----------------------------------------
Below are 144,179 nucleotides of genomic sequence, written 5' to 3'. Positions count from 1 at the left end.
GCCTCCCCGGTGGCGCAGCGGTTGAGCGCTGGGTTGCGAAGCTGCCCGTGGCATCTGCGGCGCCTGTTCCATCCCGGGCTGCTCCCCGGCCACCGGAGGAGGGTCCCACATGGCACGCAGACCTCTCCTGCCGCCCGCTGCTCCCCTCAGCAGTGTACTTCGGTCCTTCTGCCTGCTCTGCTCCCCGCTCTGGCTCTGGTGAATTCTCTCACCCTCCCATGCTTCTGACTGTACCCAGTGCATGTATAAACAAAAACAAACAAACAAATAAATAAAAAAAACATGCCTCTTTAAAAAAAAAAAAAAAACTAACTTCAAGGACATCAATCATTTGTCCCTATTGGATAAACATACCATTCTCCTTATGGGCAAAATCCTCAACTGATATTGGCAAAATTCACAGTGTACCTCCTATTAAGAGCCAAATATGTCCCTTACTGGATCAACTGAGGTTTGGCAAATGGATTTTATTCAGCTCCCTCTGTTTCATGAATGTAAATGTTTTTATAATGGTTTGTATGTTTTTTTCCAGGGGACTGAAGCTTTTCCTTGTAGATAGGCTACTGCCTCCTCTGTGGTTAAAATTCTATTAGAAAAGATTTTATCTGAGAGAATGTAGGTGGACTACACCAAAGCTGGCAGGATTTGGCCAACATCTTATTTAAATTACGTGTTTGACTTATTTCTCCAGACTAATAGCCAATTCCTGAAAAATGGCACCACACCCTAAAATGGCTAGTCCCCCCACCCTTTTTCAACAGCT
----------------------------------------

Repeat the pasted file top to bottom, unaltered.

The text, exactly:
Below are 144,179 nucleotides of genomic sequence, written 5' to 3'. Positions count from 1 at the left end.
GCCTCCCCGGTGGCGCAGCGGTTGAGCGCTGGGTTGCGAAGCTGCCCGTGGCATCTGCGGCGCCTGTTCCATCCCGGGCTGCTCCCCGGCCACCGGAGGAGGGTCCCACATGGCACGCAGACCTCTCCTGCCGCCCGCTGCTCCCCTCAGCAGTGTACTTCGGTCCTTCTGCCTGCTCTGCTCCCCGCTCTGGCTCTGGTGAATTCTCTCACCCTCCCATGCTTCTGACTGTACCCAGTGCATGTATAAACAAAAACAAACAAACAAATAAATAAAAAAAACATGCCTCTTTAAAAAAAAAAAAAAAACTAACTTCAAGGACATCAATCATTTGTCCCTATTGGATAAACATACCATTCTCCTTATGGGCAAAATCCTCAACTGATATTGGCAAAATTCACAGTGTACCTCCTATTAAGAGCCAAATATGTCCCTTACTGGATCAACTGAGGTTTGGCAAATGGATTTTATTCAGCTCCCTCTGTTTCATGAATGTAAATGTTTTTATAATGGTTTGTATGTTTTTTTCCAGGGGACTGAAGCTTTTCCTTGTAGATAGGCTACTGCCTCCTCTGTGGTTAAAATTCTATTAGAAAAGATTTTATCTGAGAGAATGTAGGTGGACTACACCAAAGCTGGCAGGATTTGGCCAACATCTTATTTAAATTACGTGTTTGACTTATTTCTCCAGACTAATAGCCAATTCCTGAAAAATGGCACCACACCCTAAAATGGCTAGTCCCCCCACCCTTTTTCAACAGCT